The Notecard edge connector provides a series of auxiliary pins that we can utilize to build a no-code application. The behavior of these pins changes depending on the AUX mode configured on the Notecard. We will configure the AUX pins in GPIO mode. In this mode, the AUX1-AUX4 pins are used as general-purpose I/O pins. AUX GPIO mode is enabled with the value gpio in the mode argument of a card.aux request. The following request configures the first 3 AUX pins as a pull-down input.

"req": "card.aux",
"mode": "gpio",
"usage": [
"sync": true,
"file": "detection.qo"

With the above request, the Notecard will automatically report any state changes on AUX1, AUX2, and AUX3 pins. The Notecard applies about one second of debounce to any GPIO transition and on state changes adds a Note to the Notefile detection.qo specified by file key and immediately syncs with Notehub.

Route Configuration

For this proof-of-concept project, we would not need to send any text messages or email notifications but we will be displaying the live sensors' status using the Initial State, a data streaming and visualization tool that's easy to set up and configure. We would need to create a trial Initial State account. To create a Route in Notehub, we can find the Initial State API Key by clicking on the Manage My Settings link on the dashboard and the default access key under the Access Keys heading. We will create two routes one by one; Initial State Provisioning and Initial State Data by going to Routes > Create Route page and selecting the General HTTP/HTTPS Request/Response.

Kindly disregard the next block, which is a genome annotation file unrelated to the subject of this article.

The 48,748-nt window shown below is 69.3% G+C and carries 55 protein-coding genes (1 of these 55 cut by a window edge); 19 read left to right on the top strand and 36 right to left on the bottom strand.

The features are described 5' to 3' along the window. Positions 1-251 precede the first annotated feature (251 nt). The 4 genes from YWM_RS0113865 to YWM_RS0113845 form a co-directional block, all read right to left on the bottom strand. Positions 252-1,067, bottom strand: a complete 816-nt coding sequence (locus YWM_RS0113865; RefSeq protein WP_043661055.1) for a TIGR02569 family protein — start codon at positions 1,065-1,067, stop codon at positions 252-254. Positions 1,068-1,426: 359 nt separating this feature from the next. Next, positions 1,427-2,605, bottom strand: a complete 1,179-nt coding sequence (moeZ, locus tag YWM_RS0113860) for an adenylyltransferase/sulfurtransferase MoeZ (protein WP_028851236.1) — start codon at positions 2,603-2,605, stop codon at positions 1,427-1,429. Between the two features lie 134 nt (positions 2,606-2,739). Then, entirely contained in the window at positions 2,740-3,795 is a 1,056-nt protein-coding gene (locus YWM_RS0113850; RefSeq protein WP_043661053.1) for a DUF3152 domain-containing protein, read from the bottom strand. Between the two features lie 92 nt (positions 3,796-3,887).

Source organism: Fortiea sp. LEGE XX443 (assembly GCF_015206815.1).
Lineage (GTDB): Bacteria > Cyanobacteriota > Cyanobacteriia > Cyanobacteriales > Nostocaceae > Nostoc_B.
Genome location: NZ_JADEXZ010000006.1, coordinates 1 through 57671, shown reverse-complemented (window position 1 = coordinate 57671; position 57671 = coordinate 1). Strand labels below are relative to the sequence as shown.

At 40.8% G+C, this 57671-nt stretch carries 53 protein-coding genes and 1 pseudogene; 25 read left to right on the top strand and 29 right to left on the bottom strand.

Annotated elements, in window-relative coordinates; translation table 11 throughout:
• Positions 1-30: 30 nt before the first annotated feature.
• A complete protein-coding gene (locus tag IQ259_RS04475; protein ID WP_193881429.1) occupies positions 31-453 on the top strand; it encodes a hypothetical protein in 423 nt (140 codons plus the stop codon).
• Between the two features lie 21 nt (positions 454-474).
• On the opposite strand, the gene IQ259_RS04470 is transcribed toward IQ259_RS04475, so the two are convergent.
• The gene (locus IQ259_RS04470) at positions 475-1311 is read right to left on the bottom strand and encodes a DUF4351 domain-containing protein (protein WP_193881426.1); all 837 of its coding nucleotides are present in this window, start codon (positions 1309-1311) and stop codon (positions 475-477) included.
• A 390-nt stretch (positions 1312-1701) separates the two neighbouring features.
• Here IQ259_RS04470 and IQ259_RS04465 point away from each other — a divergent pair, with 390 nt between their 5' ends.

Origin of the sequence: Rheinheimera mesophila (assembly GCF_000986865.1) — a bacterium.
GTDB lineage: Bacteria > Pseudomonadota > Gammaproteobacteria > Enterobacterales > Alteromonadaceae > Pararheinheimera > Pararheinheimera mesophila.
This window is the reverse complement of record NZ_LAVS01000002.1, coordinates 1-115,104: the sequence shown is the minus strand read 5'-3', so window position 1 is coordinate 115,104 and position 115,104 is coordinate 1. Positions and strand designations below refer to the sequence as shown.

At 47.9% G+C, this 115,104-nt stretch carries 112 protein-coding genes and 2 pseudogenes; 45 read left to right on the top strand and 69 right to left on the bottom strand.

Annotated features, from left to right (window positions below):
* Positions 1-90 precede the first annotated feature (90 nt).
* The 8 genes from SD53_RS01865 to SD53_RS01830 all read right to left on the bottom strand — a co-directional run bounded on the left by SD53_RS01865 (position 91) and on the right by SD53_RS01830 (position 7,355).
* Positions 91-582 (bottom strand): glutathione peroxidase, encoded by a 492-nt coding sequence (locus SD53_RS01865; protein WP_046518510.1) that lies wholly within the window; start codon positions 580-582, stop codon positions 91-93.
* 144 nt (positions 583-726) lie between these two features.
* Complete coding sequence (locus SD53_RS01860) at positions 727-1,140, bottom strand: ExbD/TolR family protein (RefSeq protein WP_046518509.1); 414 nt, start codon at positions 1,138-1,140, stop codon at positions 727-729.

The first route provisions the device with its Initial State and creates a bucket to hold event data. This route will only run once per session when Notehub sees a _session.qo file from the Notecard. The second route runs whenever the Notecard syncs and adds sensor data to the Initial State bucket. Please follow the detailed and comprehensive documentation provided by Blues Wireless to set up routes for the Initial State. For the Initial State Provisioning route, in the Transform JSON field, select JSONata (a query and transformation language for JSON data) Expression and enter the expression as shown in the image below to set the DeviceUID as the bucketKey and Device Serial Number as the bucketName:

For the Initial State Data route, in the Transform JSON field, select JSONata Expression and enter the expression as shown in the image below.

Data Visualization

Initial State offers a default tile display for every key (signal) given. The sensor's status is visible as tiles on the Initial State dashboard.


During the live demo, it was demonstrated that the Notecarrier A can be powered through its USB connector. However, it is also possible to power the Notecarrier A using a single-cell (3.7V) Lipo battery and a 4.5-7V solar panel.


There is a myriad of possibilities to create a similar low-powered project with other sensors for different use cases without writing any code and without any host MCU. The project requires minimal or no maintenance and the sensors can be replaced easily with similar output pins behavior. Although we have used a Wi-Fi Notecard for this proof-of-concept project, we can effortlessly change it with a drop-in replacement cellular (LTE-M, NB-IoT, or Cat-1) Notecard. If your project requires sending text messages you may find more details in this project.

Schematics, diagrams and documents

Connection Diagram


Photo of knaveen


Bioinformatician, Researcher, Programmer, Maker, Community contributor Machine Learning Tokyo